Sunday, 10 April 2016

birdwatching without the beard

what does bear garlic do in the woods?

Cycling through Conkwell woods on my way home, I passed Kevin walking his dog. So I stopped, and noticed that the ramsons had begun to flower. The woods and the steep bank down to the Avon are carpeted with wild garlic. I dropped down towards the flowers, and slipped on the mixture of mud and shiny leaves. There'd been a lot of rain earlier. So I aimed at a tree and did a sort of controlled fall at it, which saved me from ending up who knows where.

Scrambling laboriously back up, I passed through great wafts of garlicky pong. "It's not real garlic, though," said Kevin.

"Isn't it?" I wondered; "There's all sorts of garlics and onions." I thought of the round headed leeks and keeled garlic we used to find on the Bristol Downs, and one whose sole habitat is apparently St Vincent's Rock by the Clifton suspension bridge (though I've found it elsewhere...)

With a smartphone, the internet is seldom very far away, and of course you can trust the internet.
So I looked it up. "Gosh, bear garlic" I said- its latin name is Allium Ursinium. "I suppose it's very handy for them, given what they famously do in the woods."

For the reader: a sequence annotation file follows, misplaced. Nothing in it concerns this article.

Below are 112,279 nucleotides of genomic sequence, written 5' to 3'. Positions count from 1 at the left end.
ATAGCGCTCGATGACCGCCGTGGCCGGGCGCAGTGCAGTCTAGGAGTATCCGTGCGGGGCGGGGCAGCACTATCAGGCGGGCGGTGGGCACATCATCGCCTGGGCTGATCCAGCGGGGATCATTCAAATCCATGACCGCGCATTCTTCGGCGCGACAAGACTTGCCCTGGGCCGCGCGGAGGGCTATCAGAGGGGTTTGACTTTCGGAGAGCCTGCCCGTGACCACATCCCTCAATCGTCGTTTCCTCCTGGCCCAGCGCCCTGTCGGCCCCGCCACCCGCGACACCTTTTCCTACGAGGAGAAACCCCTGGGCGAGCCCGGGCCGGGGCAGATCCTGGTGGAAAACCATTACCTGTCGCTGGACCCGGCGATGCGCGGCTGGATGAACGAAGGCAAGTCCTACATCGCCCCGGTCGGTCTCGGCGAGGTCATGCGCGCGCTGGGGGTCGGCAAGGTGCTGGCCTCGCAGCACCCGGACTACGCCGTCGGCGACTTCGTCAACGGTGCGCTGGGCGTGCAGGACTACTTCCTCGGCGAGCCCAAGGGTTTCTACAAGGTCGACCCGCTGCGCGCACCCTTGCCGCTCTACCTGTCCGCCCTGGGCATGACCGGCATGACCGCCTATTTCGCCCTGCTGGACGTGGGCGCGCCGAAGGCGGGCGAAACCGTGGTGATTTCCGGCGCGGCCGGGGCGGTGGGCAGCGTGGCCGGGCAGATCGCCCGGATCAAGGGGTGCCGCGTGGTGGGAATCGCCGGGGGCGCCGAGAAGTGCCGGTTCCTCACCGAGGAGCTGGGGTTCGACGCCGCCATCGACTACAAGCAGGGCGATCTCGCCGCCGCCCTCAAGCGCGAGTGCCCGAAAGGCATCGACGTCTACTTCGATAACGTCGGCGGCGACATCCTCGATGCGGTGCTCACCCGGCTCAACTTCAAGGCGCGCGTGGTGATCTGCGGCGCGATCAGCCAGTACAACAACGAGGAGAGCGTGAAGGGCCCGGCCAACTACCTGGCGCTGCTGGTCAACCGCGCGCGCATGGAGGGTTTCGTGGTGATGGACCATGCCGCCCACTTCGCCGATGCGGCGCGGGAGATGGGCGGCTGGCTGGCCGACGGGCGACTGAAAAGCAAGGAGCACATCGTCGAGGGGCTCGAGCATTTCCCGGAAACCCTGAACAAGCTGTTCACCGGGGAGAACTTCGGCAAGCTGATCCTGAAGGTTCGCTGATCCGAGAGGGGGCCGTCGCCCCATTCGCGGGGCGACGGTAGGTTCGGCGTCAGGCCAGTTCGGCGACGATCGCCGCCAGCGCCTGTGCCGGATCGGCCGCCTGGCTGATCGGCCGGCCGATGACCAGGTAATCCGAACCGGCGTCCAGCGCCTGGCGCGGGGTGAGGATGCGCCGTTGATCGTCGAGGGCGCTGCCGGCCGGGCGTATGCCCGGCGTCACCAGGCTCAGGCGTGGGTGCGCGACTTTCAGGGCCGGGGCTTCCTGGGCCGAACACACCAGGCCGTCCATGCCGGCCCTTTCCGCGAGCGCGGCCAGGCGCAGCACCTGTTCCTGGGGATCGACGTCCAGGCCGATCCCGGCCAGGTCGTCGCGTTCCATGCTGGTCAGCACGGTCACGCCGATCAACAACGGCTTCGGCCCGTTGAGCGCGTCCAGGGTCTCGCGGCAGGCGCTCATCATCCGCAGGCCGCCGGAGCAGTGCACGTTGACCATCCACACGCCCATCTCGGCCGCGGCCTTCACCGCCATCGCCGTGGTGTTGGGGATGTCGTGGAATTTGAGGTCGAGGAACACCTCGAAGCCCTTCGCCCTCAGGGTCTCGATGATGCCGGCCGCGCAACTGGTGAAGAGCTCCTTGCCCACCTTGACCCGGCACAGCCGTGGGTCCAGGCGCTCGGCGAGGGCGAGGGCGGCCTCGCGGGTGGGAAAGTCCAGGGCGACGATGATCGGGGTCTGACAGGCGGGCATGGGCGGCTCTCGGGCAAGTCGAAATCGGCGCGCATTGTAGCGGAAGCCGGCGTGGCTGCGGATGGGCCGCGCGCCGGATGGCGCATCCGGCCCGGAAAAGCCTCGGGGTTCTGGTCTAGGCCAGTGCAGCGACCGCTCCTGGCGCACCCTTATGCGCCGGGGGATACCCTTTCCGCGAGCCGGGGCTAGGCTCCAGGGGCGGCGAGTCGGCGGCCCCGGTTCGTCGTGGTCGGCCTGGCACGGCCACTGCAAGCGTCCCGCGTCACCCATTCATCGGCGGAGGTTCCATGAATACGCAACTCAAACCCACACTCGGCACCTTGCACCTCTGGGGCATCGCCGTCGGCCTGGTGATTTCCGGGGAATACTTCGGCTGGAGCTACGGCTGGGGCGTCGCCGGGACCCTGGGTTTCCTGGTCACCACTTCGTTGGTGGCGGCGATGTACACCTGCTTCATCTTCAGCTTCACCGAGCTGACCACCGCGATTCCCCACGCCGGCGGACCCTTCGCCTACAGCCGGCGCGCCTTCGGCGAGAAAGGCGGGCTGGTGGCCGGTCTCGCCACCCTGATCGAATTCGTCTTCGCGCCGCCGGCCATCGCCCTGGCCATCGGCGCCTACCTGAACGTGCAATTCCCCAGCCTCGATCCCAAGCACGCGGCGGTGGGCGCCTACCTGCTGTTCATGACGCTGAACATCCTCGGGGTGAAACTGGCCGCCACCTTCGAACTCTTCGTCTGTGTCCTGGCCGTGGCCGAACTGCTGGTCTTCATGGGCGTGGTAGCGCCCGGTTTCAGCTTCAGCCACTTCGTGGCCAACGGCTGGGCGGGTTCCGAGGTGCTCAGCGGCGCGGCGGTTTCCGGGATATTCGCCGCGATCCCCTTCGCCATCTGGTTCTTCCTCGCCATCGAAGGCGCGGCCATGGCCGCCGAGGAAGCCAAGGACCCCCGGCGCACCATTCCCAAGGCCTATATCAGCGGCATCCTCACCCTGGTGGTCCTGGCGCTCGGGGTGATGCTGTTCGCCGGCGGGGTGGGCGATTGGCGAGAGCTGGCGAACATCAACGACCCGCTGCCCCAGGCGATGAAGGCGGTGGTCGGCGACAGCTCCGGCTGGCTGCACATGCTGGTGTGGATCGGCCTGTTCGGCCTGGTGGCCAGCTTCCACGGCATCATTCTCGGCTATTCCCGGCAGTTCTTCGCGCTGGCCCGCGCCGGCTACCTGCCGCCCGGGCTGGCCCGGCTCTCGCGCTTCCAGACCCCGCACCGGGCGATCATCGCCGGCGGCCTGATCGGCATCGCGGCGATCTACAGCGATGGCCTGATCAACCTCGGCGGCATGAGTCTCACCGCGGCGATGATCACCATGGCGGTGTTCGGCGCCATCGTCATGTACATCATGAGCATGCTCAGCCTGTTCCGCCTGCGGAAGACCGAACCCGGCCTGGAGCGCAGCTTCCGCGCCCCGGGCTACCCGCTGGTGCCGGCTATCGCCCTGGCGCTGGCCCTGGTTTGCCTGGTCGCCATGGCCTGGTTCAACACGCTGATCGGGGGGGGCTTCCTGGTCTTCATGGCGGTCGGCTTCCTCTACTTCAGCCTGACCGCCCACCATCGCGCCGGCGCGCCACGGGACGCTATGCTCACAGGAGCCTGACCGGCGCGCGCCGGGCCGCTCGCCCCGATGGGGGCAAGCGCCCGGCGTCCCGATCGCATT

I love this time of year when everything is speeding up towards summer; it's getting hard to keep up with all the new things, though. Last week I heard a few tantalising notes suggestive of a blackcap; two days of that, and it had warmed up its vocal chords enough to go for a full song. It's been the same with the chiffchaffs a few weeks ago, and as I write this a chiffchaff is in the hazel tree right opposite my window, alternating its song with little fluttering flights. And yesterday I was sure I'd heard a whitethroat, though again only briefly and tentatively.

the first cuckoo pint

I stoked up the fire, because the day had never quite got warm. Presently the sun came out, and in the brief lull before the evening chill set in, I set to making a tortilla for dinner with my nice neighbours. Taking the potato peelings out, I noticed a white bird on the hill across the valley. The binoculars told me nothing much more than that it was a big white bird. But it didn't look very seagully. I set up the camera and watched.
After a while it flew across the field, and landed in a conifer. Its flight revealed decided bird of prey wings, with black bars on them. An osprey? I wondered. A passer-by wondered what I was looking at. When I told him, he explained to me that it couldn't possibly be an osprey, and looked at me as though I were simple.

Reader, he had a beard.

in the trees at the top of that far hill...
the mystery bird
Mind you, when I finally found my big book of birds, a hen harrier seems the likeliest contender.